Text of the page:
When the operation began, the Air Force ordered the airmen to stand shoulder-to-shoulder and walk slowly across the fields around the crash site, gleaning debris from the wreckage. They were provided no training or safety equipment, the lawsuit says.

The men were also given the unpleasant task of destroying most of the crops in the area. After pulling up garden stakes and slashing through vines with machetes, they would drop the crops into pits and dissolve them with lime or douse them in gasoline and burn them. Maloni said he recalled vomiting "from the thick, acrid smoke emanating from the burning vegetation."

The last stage of cleanup involved a massive excavation of contaminated soil. "Crews bulldozed the earth, sending clouds of plutonium-laced dust into the air," the complaint reads. Other workers spent weeks shoveling tons of soil into barrels, which were eventually transported to the United States and buried.

Radiation testing was performed hastily, according to the complaint. A medical team collected urine samples from airmen working at the crash site and conducted environmental testing, but the team had a hard time following laboratory protocols given the conditions on the ground, the lawsuit says.

The Defense Department never informed the majority of the airmen about their results and has resisted requests to do so, according to the complaint.

A 2001 Pentagon-commissioned study sought to "reconcile" some of the original tests with environmental data, in hopes of providing a more accurate account of the airmen's exposure. The report showed that some airmen did indeed have dangerously high exposure levels, but other findings were inconclusive, and the Defense Department declined to conduct a further analysis, according to the complaint.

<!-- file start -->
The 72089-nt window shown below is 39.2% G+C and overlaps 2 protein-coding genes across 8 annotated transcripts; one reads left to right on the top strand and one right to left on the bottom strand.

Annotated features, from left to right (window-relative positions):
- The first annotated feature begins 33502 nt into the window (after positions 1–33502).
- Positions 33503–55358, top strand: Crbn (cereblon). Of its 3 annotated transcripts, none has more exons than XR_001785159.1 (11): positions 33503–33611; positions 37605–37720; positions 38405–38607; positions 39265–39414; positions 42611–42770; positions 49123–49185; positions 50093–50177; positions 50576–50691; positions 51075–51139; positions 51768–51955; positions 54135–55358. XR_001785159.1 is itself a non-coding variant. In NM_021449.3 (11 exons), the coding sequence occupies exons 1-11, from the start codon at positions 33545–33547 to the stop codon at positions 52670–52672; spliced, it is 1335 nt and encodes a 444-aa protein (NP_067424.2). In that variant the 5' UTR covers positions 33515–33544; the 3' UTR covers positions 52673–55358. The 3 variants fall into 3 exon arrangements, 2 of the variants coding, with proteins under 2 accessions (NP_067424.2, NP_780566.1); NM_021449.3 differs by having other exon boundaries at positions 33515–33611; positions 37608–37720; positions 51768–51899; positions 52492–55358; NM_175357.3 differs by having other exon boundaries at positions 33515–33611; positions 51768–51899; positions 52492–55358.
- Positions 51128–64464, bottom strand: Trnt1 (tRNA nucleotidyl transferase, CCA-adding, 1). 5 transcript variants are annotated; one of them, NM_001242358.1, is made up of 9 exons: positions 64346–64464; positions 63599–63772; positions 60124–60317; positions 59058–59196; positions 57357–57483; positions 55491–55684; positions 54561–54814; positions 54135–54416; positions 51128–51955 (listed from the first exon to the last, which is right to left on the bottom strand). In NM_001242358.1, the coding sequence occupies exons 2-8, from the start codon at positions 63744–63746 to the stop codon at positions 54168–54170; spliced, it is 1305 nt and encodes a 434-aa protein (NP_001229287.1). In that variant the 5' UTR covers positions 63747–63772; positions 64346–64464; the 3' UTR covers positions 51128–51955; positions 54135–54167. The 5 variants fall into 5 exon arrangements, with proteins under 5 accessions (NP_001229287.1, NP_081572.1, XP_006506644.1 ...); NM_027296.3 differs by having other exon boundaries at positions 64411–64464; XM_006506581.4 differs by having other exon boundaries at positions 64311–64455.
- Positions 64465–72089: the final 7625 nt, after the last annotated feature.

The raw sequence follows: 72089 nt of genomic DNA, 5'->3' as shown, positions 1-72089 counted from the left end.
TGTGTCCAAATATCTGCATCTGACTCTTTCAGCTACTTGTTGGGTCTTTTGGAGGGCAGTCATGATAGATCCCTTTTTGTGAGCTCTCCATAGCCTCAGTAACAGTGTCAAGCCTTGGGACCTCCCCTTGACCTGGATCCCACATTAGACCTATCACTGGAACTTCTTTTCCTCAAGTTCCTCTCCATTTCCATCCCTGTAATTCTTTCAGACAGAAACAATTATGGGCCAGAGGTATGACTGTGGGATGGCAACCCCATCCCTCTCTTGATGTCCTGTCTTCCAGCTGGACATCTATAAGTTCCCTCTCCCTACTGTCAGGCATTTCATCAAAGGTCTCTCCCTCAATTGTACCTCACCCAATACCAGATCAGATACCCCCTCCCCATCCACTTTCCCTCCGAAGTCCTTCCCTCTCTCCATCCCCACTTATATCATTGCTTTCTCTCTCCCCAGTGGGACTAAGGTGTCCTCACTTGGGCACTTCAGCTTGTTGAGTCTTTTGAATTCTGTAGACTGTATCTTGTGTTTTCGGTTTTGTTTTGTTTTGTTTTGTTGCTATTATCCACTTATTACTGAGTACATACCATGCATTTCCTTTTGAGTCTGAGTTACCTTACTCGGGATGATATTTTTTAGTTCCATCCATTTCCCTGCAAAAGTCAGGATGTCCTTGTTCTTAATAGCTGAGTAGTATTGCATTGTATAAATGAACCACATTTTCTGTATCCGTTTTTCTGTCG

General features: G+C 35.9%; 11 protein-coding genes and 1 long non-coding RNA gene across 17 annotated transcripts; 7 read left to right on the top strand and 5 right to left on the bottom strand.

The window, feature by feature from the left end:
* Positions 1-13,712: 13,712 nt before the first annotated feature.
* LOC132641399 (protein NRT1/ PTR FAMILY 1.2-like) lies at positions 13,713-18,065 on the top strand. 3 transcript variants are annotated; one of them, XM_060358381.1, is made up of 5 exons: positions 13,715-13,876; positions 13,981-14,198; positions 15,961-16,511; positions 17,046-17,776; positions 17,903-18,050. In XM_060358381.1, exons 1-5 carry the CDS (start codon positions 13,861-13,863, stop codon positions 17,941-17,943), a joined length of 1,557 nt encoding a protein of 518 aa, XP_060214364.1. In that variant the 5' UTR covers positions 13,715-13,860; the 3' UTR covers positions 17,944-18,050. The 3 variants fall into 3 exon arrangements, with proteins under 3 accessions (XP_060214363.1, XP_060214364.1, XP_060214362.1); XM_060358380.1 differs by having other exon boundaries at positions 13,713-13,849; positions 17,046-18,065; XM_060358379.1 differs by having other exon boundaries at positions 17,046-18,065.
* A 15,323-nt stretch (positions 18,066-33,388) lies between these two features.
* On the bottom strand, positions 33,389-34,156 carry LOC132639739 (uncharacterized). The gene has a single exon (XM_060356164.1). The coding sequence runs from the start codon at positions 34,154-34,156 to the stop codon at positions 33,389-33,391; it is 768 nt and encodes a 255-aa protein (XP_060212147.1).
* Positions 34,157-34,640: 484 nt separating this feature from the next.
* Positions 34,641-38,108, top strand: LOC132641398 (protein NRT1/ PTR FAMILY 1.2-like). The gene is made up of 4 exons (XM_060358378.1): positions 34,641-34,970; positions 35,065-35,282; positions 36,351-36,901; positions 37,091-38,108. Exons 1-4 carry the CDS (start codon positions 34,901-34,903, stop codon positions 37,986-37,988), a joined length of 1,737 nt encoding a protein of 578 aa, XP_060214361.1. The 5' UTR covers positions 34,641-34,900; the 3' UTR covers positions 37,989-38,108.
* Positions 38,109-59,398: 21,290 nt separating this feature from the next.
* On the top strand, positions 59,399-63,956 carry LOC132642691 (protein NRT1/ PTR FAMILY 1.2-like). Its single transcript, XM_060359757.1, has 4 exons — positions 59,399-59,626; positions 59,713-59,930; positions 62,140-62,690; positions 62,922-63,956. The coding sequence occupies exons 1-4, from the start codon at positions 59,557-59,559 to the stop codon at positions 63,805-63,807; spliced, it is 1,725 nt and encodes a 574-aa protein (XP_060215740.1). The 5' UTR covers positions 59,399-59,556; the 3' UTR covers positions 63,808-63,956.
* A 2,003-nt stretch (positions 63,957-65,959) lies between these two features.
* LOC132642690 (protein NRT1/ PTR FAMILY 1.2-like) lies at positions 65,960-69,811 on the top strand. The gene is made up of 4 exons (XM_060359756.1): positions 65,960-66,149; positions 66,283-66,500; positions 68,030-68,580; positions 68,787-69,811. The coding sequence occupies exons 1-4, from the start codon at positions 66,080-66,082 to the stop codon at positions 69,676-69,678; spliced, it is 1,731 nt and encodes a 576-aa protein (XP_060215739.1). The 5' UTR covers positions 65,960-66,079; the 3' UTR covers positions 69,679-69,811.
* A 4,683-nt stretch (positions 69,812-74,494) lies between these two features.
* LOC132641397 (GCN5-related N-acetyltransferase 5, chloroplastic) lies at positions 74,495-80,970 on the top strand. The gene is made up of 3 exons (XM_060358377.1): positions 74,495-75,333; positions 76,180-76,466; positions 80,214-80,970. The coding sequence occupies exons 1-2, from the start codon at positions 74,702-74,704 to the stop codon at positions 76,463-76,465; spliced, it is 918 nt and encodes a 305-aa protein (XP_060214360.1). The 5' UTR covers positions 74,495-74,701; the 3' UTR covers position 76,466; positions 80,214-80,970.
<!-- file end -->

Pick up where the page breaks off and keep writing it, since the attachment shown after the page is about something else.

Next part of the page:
In 2013, the Air Force created a "dose estimate methodology" for the many airmen seeking benefits for what they claimed were Palomares-related disabilities. Most were told their radiation levels were too low to have triggered maladies, according to the complaint. Some were told there was no record of them having worked at the crash site at all.

The lawsuit seeks an order compelling the Defense Department to conduct a "reasonable search" for the airmen's records and cover the costs related to the inquiry.

On the 50th anniversary of the disaster last year, the New York Times ran a pair of deeply reported articles about the lingering effects on the airmen, now senior citizens, and the village where the weapons exploded. The newspaper reviewed a trove of previously classified documents, some of which showed the radiation was so bad that nuclear monitoring equipment went "off the scales" and indicated "alarmingly high" plutonium contamination among the people involved in the cleanup.

The Times identified 40 veterans who participated in the cleanup. Twenty-one of them had cancer, and nine had died from it, according to the report.

The Air Force Medical Service responded to the the Times's stories in a statement saying that it had recently used modern methods to test the radiation risk among the veterans. "Adverse acute health effects were neither expected nor observed, and long-term risks for increased incidence of cancer to the bone, liver and lungs were low," the service said.

Victor Skaar was one of the men who was tasked with collecting urine from the troops working in Palomares. He was mentioned in the text of the veterans' lawsuit but not named as a party.

In 1983, Skaar developed leukopenia, a reduction in white blood cells. Doctors said it was brought on by his exposure to plutonium, as he told the News-Leader in Springfield, Missouri, last year. He has also fought skin cancer and prostate cancer, according to the lawsuit.

Skaar told the News-Leader that the Department of Veteran's Affairs had denied his medical claims because there was no record of him being exposed to radiation.

"Veterans my age are being ignored," he said, "because, hell, we're going to die soon anyway."

Mark 28 Thermonuclear Bomb on display at the National Museum of the U.S. Air Force.
U.S. AIR FORCE PHOTO